But his own preferred image is that of ‘apprenticeship’ by which he commends the inner-biblical practices of the writers of Scripture as a model for the contemporary interpreter. Their stance and method should be normative for us. As their apprentices in the reading of Scripture, we learn how to understand Christ in the light of Scripture, and how to understand Scripture (and all things) in the light of Christ.

Starling then illustrates such apprenticeship by examining the internal hermeneutic revealed in fourteen stimulating case studies from Deuteronomy to Revelation. In the process, he demonstrates that the claim that 'Scripture interprets Scripture' must include an awareness of the intertextual relationships between the biblical books and the interpretive work of the biblical authors themselves.

Bishop Tony Nichols, WA

Book Review: After Saturday Comes Sunday

Understanding the Christian Crisis in the Middle East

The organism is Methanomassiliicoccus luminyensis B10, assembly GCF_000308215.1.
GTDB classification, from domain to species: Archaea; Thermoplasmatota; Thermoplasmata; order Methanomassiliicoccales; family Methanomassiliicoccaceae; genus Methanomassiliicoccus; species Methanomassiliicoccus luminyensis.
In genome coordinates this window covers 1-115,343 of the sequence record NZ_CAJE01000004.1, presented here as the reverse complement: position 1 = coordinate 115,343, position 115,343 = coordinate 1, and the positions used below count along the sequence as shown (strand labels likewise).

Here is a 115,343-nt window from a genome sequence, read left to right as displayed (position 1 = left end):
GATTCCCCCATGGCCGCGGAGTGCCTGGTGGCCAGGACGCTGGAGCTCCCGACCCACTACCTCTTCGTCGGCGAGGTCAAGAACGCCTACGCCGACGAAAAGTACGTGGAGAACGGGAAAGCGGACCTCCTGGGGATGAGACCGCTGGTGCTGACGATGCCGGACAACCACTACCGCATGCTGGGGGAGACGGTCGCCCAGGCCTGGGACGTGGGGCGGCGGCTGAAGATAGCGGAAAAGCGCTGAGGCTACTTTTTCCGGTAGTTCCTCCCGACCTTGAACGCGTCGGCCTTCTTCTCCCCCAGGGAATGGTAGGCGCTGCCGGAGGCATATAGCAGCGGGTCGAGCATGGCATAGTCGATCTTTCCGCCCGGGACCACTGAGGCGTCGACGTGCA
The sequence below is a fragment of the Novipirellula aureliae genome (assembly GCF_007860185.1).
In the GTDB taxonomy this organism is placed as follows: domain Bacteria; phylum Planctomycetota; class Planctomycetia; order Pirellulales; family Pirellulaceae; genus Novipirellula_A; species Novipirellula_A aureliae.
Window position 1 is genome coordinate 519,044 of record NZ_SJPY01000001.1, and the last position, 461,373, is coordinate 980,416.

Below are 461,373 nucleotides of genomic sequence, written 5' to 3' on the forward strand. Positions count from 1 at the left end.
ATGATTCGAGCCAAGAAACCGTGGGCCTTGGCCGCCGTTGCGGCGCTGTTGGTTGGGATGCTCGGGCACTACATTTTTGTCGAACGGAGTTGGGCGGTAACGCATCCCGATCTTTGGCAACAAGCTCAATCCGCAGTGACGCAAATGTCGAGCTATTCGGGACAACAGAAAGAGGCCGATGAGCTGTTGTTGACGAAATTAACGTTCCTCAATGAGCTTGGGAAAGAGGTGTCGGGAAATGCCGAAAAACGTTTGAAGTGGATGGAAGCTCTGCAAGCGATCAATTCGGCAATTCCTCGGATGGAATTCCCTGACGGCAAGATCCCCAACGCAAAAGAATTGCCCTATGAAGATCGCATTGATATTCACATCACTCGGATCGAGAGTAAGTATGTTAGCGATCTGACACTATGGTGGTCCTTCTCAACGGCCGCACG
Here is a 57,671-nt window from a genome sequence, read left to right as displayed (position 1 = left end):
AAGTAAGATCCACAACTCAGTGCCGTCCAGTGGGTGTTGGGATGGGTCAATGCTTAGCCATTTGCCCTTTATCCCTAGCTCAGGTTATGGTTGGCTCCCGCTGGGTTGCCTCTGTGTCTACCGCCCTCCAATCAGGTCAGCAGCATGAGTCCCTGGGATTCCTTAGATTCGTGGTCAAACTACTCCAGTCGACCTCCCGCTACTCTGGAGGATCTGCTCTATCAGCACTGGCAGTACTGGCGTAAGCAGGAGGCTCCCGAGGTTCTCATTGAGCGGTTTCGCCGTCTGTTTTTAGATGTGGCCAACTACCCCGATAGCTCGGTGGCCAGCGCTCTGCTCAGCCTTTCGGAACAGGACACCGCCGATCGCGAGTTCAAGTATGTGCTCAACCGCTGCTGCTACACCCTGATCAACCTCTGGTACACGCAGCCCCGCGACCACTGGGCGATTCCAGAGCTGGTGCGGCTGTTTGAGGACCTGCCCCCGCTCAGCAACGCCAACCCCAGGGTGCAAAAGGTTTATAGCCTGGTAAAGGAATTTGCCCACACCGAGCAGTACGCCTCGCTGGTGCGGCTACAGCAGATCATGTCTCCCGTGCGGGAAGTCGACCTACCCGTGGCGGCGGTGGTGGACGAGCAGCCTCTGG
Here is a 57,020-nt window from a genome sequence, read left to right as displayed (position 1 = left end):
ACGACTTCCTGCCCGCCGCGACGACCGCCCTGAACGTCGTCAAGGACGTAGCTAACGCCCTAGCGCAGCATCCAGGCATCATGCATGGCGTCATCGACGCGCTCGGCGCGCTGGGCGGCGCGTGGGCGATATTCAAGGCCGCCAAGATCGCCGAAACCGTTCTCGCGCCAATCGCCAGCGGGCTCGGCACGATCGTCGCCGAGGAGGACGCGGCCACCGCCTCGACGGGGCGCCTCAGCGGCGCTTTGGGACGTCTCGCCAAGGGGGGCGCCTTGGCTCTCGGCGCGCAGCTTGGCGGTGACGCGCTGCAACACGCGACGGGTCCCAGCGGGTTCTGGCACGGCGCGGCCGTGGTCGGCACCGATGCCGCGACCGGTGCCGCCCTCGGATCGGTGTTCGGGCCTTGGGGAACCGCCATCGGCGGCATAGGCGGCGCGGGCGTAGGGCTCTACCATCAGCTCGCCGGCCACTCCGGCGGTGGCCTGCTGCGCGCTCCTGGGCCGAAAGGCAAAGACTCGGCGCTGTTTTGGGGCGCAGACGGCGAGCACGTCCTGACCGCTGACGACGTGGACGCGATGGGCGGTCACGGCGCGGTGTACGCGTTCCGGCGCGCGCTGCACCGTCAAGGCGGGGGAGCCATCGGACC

Elizabeth Kendal,
Wipf and Stock, 2016

The post-Christian West is in decline. Revived Islam is on the rise. The Middle East has become ground zero in a battle for civilisation. Indigenous Christians- Arabs, Armenian, Assyrian and Copts who lived in this cradle of civilization long before the Islamic conquests, are targeted by jihadists for subjugation, exploitation and liquidation. Millions have been driven out of their homeland or slaughtered, their fate ignored by the West’s “progressive” elites who are increasingly hostile to Christianity and delusional about Islam.

Elizabeth Kendall not only exposes the extent of this genocide in the ancient Christian heartland, but also provides a cogent and readable explanation of the context, history and ideologies that underlie the crisis. Of particular interest for this reader, is her lengthy citation of President Putin’s speech of September 28 2015, which gives a lucid account of the state of the Middle East and a moral justification for Russia’s stance, in contrast with the folly of US policies and the duplicitous role of Turkey (pages 220-226).
Bishop Tony Nichols, WA